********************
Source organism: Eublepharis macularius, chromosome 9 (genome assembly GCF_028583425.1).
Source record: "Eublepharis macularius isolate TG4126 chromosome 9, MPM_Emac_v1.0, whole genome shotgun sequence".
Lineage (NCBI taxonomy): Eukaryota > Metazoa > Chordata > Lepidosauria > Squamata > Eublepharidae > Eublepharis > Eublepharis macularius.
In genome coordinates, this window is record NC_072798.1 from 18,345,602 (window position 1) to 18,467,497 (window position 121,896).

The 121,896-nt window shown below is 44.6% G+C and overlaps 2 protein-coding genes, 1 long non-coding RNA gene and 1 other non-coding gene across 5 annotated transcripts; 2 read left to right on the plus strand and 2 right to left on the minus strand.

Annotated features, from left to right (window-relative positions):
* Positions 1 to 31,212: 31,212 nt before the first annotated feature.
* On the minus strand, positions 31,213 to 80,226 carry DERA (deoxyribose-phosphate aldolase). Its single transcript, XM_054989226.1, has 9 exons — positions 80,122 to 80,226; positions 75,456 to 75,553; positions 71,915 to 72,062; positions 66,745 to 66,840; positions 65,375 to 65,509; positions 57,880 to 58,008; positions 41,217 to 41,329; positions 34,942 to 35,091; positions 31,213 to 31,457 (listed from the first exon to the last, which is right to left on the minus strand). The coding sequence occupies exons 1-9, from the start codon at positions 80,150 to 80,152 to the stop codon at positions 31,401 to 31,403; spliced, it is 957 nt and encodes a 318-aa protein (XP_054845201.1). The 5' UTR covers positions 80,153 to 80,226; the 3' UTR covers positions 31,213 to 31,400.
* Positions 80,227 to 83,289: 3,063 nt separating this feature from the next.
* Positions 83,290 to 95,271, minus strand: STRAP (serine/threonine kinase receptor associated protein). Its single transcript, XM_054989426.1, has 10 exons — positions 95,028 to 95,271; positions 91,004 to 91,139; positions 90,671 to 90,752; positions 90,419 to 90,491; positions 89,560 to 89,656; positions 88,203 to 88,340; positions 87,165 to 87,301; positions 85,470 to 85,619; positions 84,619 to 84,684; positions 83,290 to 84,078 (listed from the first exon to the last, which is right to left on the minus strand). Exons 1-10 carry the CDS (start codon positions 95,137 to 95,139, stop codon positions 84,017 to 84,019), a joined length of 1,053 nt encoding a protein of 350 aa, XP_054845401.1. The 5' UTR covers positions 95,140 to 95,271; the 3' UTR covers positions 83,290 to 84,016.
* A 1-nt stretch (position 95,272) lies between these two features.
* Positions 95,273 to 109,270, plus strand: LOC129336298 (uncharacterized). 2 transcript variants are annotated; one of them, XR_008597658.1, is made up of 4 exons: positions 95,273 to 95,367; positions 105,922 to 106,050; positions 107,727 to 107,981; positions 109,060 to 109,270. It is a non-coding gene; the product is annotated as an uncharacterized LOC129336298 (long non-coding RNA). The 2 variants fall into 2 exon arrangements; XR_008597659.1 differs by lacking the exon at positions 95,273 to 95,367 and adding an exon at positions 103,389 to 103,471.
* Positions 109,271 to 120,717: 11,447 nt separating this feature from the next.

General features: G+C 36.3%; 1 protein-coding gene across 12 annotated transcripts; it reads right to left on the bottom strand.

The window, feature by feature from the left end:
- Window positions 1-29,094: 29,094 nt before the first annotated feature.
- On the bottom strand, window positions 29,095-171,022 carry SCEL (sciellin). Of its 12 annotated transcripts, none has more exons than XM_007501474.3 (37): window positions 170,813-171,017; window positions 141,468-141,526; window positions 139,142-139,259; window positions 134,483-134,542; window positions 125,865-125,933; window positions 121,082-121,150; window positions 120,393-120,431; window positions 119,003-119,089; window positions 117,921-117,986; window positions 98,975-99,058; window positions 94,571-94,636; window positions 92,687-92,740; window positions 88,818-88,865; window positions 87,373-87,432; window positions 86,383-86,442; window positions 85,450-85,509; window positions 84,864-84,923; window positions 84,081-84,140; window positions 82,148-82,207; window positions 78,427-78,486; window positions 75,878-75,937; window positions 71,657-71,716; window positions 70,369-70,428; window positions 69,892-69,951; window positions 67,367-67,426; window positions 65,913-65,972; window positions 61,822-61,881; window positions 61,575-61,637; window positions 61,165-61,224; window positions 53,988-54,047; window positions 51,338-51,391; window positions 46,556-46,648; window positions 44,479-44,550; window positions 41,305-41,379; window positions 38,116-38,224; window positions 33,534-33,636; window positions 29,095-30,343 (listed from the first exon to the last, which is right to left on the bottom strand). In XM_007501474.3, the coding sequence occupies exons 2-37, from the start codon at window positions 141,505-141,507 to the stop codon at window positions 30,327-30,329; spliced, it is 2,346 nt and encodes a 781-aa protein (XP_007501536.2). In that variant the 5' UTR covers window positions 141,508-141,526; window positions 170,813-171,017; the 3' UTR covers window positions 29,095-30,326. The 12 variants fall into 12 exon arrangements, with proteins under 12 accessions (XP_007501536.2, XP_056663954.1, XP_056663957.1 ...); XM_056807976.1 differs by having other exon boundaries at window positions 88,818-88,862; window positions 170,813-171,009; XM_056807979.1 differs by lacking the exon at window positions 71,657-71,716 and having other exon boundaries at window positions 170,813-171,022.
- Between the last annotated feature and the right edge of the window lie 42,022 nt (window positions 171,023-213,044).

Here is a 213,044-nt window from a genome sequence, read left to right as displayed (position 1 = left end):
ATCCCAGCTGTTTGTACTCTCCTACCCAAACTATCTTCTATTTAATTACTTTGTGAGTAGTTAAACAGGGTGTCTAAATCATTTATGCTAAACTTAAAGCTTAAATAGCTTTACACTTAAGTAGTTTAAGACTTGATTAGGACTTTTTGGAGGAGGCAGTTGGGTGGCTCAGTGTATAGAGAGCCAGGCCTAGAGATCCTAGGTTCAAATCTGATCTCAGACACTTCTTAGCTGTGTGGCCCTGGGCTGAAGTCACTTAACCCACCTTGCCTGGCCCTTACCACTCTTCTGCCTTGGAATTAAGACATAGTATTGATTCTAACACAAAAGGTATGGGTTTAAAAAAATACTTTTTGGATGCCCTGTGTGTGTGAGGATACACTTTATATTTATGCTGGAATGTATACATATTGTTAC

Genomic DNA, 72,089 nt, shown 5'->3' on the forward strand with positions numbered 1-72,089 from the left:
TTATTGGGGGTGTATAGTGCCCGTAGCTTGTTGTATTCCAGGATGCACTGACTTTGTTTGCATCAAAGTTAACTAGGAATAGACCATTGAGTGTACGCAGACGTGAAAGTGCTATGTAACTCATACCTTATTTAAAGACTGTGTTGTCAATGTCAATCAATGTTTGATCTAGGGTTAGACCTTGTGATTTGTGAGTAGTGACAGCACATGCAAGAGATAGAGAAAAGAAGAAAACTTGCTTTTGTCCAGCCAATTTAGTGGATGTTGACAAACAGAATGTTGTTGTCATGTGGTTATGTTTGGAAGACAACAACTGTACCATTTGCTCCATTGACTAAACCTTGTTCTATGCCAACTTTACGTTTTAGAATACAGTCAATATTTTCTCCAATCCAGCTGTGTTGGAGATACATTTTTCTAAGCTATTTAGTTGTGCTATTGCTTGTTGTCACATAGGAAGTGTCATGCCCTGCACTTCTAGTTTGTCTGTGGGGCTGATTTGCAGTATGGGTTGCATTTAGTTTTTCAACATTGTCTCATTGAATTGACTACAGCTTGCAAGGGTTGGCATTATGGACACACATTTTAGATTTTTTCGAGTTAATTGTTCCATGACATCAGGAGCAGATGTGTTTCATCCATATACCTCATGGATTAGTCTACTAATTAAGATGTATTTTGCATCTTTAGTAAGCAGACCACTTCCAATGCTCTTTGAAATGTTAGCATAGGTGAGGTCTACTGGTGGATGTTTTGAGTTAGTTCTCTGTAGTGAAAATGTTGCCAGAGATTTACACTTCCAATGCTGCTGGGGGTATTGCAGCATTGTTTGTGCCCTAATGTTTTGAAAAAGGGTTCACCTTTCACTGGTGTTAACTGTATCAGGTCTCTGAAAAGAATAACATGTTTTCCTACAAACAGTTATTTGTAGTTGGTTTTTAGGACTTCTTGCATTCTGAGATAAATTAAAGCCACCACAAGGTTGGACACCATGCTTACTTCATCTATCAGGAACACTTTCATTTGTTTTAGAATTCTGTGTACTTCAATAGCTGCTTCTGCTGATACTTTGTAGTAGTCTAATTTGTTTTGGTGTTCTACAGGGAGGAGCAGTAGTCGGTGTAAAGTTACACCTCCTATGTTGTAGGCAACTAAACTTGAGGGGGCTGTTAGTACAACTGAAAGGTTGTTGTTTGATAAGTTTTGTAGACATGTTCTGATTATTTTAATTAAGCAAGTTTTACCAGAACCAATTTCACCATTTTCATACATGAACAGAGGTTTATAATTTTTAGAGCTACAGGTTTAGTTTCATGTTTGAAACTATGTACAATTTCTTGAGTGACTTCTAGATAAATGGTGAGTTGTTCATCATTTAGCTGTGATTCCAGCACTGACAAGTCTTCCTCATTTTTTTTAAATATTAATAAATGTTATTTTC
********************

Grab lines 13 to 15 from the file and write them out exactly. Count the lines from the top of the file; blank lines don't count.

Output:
* Positions 109,271 to 120,717: 11,447 nt separating this feature from the next.

General features: G+C 36.3%; 1 protein-coding gene across 12 annotated transcripts; it reads right to left on the bottom strand.

The window, feature by feature from the left end: